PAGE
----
Menu

Un ballo in maschera in Barcelona (twenty years after my debut)


Exactly twenty years after my first and only Ballo in maschera (at the Opéra de Montpellier), I’m once again taking on this enigmatic masterpiece by Verdi: opera and I have both changed considerably over the years, so I can safely claim that I’m about to conduct Il Ballo for the first time. It’s a splendid opera, as we all know. But it’s also difficult, and from a theatrical point of view it (miraculously) maintains its poise between comedy and tragedy, counterposing its fatal love triangle against the essentially “private” motives for regicide (downgraded in the final version to murder of the governor Riccardo), and its magic and cemeterial atmosphere against the gaudy colours of the “splendidissimo” but fatal masked ball.

Verdi was right to oppose the particularly stringent Bourbon censorship of the first version of Il Ballo, which was to have been performed in 1857 at the Teatro San Carlo. In Rome, at the Teatro Apollo, in 1859, they managed to use the Swedish setting of the libretto as Verdi had originally intended, before the papal censors dictated that the story be transferred to colonial Boston. All in all, this detracted little from Verdi’s original intentions, considering that the composer even managed to preserve its title, which clarified and summarised the plot since, apart from “Gustavo III”, it was exactly the same as that of the original source by Scribe, “Le Bal masqué”.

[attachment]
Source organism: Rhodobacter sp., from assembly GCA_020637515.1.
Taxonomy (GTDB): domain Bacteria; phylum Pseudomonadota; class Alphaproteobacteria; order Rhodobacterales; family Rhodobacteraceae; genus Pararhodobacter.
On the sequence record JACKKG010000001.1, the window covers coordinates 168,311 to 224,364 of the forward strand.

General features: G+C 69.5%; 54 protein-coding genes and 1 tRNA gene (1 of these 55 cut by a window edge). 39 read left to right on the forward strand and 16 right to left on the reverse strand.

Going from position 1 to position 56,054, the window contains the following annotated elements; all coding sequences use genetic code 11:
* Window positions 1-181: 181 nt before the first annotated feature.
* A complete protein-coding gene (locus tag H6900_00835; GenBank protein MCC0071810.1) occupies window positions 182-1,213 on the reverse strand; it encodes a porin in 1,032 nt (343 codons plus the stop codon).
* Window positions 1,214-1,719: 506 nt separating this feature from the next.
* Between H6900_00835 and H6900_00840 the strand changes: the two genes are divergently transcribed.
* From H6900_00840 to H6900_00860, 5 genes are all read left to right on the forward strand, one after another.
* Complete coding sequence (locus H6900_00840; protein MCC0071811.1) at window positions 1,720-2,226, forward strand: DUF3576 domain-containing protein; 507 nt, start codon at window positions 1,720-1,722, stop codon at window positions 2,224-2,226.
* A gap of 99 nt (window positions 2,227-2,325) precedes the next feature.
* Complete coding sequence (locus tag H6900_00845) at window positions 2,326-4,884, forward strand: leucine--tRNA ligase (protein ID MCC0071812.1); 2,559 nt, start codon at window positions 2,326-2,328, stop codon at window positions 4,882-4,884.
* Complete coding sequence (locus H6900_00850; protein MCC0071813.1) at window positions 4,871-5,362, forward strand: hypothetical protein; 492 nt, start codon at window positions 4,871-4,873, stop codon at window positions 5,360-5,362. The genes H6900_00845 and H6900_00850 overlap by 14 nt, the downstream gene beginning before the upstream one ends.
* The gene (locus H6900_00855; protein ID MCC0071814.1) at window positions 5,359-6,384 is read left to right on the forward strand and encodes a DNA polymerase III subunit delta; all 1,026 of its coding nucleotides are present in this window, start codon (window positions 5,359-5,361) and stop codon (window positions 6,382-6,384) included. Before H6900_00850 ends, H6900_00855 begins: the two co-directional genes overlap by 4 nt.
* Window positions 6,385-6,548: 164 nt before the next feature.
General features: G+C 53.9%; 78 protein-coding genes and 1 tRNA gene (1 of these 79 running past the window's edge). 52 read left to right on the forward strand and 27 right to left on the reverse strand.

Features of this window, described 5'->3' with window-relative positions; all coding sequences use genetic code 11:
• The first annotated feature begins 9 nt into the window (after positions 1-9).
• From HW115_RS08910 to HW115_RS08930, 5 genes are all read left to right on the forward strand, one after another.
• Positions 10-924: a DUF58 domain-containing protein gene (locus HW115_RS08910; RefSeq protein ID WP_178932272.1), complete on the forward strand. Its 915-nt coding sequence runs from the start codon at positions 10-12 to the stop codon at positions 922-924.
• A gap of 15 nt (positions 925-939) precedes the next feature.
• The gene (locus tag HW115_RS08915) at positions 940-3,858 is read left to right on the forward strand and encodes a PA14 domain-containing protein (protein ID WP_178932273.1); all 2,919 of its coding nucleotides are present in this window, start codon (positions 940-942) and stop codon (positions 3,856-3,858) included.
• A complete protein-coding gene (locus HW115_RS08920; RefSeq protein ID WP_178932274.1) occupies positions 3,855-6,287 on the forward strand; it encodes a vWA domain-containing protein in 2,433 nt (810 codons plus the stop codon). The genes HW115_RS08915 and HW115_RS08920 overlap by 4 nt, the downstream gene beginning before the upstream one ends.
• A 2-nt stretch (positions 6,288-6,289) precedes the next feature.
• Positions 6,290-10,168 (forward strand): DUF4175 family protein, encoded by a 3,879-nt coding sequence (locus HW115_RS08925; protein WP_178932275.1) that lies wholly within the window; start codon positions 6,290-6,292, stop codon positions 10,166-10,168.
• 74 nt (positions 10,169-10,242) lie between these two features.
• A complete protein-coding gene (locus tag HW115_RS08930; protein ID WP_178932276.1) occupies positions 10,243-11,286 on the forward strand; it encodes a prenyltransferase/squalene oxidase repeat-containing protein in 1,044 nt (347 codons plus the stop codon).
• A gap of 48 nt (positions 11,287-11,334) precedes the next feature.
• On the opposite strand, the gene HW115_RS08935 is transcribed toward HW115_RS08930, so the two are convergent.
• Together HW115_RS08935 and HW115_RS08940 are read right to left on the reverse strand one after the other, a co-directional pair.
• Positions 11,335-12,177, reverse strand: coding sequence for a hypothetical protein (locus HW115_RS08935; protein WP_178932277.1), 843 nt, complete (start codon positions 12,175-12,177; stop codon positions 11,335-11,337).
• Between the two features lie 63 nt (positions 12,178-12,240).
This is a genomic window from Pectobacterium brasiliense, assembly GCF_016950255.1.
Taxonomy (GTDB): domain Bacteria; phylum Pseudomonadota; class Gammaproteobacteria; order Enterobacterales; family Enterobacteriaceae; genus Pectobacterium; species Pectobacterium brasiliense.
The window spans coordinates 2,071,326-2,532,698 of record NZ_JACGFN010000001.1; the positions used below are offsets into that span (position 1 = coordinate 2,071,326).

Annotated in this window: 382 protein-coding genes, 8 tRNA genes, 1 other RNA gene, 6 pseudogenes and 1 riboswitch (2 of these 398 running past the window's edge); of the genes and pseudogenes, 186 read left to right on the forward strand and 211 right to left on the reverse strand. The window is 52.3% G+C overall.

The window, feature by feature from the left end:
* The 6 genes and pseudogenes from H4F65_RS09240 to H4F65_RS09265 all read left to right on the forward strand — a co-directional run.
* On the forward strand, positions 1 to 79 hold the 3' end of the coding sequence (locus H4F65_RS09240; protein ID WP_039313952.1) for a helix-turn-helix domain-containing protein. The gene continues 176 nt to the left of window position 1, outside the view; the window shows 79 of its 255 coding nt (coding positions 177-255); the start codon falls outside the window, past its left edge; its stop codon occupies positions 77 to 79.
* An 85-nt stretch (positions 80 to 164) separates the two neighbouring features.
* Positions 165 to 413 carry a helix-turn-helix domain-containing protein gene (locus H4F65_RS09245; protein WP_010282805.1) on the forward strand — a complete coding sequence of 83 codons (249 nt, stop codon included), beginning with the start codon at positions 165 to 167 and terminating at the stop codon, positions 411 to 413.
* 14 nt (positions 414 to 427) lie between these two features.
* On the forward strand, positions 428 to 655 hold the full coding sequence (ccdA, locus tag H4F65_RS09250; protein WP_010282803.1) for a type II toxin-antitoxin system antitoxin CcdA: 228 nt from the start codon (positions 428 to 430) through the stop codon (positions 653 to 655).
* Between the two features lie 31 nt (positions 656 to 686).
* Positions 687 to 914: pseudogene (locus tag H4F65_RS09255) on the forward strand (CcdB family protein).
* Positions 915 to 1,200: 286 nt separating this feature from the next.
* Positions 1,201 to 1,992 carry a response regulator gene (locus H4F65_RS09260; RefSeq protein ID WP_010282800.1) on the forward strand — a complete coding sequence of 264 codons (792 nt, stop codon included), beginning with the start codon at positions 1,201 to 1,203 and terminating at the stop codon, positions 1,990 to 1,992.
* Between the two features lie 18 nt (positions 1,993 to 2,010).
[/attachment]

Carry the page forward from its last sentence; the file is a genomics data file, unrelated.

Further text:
Here at the Gran Teatre del Liceu in Barcelona, where we’ll be performing from 9th to 20th February after the preview on 7th February, Graham Vick’s latest visionary project (which aimed to revive the Swedish setting of that first production in Rome) has been selected with Jacopo Spirei’s staging, first brought in Autumn 2021 to the Teatro Regio in Parma. It is a production in which, explains Spirei, the emphasis on masks and disguise, and on nothing being as it seems, reveals our weaknesses and our fragility. Verdi’s music inspires, cements and soothes. All of us together, the Liceu Orchestra and Chorus and a formidable cast, are working enthusiastically, exploring in depth this score which continues to enchant opera audiences worldwide.